Lorraine Jordan & Carolina Road- True Grass Again review

True Grass

Lorraine Jordan & Carolina Road

True Grass Again

Pinecastle Records

When we last heard from venerable bluegrass vets Carolina Road, the Lorraine Jordan-led group was teaming with 70s and 80s country chart toppers including Eddy Raven, John Conlee, Lee Greenwood, Crystal Gayle, and John Anderson for a disc of ‘grassified, rearview-mirror country imaginings. The results were enjoyable if not breathtaking; such projects suffer an uneasy dichotomy featuring singers unwilling or unable to divert from the vocal cadence they’ve employed for forty years—the music is bluegrass, but the singing remains within a familiar country mold.

While capable and comfortable finding veins between country and bluegrass, Carolina Road has always been strongest following Jordan’s keen vision of bluegrass. Songs such as “Can’t You Hear the Mountains Calling,” “Back to My Roots,” “Cold Kentucky Snow,” and “A Stop in Southport Towne” are bluegrass, through and through. Fully realized with True Grass Again, Lorraine Jordan & Carolina Dream create a faithful, refreshing representation of the ever-evolving genre by ensuring a secure grounding in the traditional substratum of bluegrass.

Carolina Road remains Jordan (mandolin, vocals), Ben Greene (banjo, vocals), Josh Goforth (fiddle, vocals), Tommy Long (guitar, vocals), and Matt Hooper (fiddle), with bluegrass veteran Randy Graham (Bluegrass Cardinals, Quicksilver, Continental Divide) now joining on bass and vocals. All appear throughout True Grass Again, although not all the band members are featured instrumentally. Jason Moore and Terry Smith share bass duties, while Will Jones handles the majority of the guitar parts, with several guest vocalists—including Graham—featured.

The North Carolina-based group doesn’t waste any time laying down their manifesto. Joined by traditional stalwarts Danny Paisley and Junior Sisk, Tommy Long and his cohorts flat declare:

Well ol’ Cord had it right about crime down on the Row,

They murdered country music, tore out its heart and soul.

Now they’re trying to kill the ‘grass handed down by Bill Monroe,

Maybe someday they’ll find their way to just leave us alone.

“True Grass” isn’t the first song declaring a bluegrass reconfiguring is desired in this ‘big tent,’ all-encompassing industry, one which appears to continually attempt to redefine itself. The C. David Stewart song nails the conviction while ignoring the reality: to pay the bills, the genre must evolve. And there’s the rub: how do those who love the traditions of bluegrass compete within a crowded Americana-dominated world?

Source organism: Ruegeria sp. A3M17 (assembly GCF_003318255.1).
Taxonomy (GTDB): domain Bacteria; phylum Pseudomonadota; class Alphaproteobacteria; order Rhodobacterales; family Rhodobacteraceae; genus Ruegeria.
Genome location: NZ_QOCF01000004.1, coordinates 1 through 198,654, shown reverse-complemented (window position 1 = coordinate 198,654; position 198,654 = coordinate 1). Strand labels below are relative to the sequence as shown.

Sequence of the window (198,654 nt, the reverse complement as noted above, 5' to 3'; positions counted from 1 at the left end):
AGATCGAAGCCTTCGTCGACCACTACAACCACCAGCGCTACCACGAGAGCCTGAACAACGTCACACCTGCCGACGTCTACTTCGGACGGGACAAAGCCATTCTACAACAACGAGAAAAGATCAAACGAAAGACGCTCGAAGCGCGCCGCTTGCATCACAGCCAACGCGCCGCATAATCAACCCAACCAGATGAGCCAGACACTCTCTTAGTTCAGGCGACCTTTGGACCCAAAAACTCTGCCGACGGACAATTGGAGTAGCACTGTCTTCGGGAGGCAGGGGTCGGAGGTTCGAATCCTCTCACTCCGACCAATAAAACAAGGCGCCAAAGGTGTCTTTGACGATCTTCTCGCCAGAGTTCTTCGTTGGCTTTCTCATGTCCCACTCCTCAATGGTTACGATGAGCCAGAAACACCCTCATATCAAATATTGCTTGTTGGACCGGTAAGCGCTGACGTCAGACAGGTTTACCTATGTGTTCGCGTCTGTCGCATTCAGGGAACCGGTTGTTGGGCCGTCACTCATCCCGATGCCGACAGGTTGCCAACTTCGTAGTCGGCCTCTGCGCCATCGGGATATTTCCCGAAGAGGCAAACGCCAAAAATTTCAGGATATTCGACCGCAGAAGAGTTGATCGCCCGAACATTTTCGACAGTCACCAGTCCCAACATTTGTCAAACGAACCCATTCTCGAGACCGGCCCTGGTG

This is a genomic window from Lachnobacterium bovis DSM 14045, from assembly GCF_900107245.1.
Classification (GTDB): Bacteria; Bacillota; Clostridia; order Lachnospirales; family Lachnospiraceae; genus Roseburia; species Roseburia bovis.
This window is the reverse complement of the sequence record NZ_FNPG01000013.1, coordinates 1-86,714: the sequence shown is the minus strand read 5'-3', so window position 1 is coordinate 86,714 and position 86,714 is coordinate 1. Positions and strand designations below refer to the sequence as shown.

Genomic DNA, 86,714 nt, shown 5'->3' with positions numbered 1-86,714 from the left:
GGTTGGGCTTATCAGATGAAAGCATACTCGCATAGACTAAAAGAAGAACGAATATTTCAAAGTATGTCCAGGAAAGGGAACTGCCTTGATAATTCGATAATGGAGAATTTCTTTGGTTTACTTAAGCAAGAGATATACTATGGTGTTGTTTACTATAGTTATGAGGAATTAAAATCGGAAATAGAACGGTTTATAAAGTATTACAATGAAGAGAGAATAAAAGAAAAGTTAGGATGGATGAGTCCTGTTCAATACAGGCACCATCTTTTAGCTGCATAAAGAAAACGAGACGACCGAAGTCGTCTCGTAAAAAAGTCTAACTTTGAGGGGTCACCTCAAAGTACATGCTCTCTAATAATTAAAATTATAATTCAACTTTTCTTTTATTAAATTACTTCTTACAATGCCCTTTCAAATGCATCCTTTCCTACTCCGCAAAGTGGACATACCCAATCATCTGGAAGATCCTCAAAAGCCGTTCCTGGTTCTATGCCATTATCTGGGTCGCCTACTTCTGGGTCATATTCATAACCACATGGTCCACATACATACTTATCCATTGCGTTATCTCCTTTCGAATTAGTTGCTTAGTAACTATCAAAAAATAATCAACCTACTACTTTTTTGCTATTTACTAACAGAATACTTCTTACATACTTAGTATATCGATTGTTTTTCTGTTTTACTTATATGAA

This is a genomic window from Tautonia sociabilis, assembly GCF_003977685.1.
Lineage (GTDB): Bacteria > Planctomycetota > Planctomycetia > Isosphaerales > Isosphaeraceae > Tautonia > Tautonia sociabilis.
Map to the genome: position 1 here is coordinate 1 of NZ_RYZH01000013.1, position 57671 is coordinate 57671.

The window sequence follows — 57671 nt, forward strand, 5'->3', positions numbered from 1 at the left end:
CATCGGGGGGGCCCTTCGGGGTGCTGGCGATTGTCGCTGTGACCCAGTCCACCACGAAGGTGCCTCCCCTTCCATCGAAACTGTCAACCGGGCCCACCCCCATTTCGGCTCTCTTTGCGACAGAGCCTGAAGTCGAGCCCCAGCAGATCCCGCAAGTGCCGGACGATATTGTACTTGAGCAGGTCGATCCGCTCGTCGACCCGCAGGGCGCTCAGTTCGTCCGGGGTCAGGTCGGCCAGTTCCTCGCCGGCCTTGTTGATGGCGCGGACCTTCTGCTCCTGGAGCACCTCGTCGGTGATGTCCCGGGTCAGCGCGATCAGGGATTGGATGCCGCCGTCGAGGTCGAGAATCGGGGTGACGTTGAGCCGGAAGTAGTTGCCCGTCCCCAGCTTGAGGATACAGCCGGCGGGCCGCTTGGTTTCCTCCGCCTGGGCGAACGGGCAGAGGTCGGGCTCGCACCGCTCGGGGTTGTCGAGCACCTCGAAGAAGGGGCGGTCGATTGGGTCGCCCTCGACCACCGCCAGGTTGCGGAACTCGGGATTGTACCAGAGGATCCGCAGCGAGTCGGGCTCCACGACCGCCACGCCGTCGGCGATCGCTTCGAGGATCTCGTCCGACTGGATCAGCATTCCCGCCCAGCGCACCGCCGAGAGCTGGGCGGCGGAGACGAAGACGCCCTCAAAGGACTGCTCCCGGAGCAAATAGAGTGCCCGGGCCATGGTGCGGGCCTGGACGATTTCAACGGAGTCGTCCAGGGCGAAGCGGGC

If bluegrass has taught us anything over its seventy-plus years, it is that we are great at ignoring financial reality: bluegrass isn’t about paying a mortgage as much as it is the sweet harmonies, “old fiddles, a guitar and mandolin, with a banjo, a Dobro, and an old bass walkin’ in.” And True Grass Again delivers on this promise.

“Run Little Fox,” “Little Country Home,” and “Portrait of the Blues” are they types of songs and performances that have made bluegrass what it is and always should be. This tradition is further entrenched by a terrific, lively rendition of “Preaching, Praying, Singing” and the more temperate “I Hear Angels Calling Your Name.” Randy Graham is given three leads, including “Pickin’ Rock Out of the Bluegrass” and “Poor Monroe.” Jordan’s “Another Soldier,” sung by Goforth, is a song that could find itself becoming a bluegrass standard.

Within “True Grass,” the lyric, “If we are true to our roots, our music might survive” closes the final verse. Lorraine Jordan & Carolina Road appear to have recommitted themselves to this mission as their bluegrass promise. True Grass Again is a fine return to form for this well-established and soulful bluegrass outfit.

As always, thank you for visiting Fervor Coulee. Donald [I was asked to revise this review for Country Standard Time, and that version of the review can be found here.]

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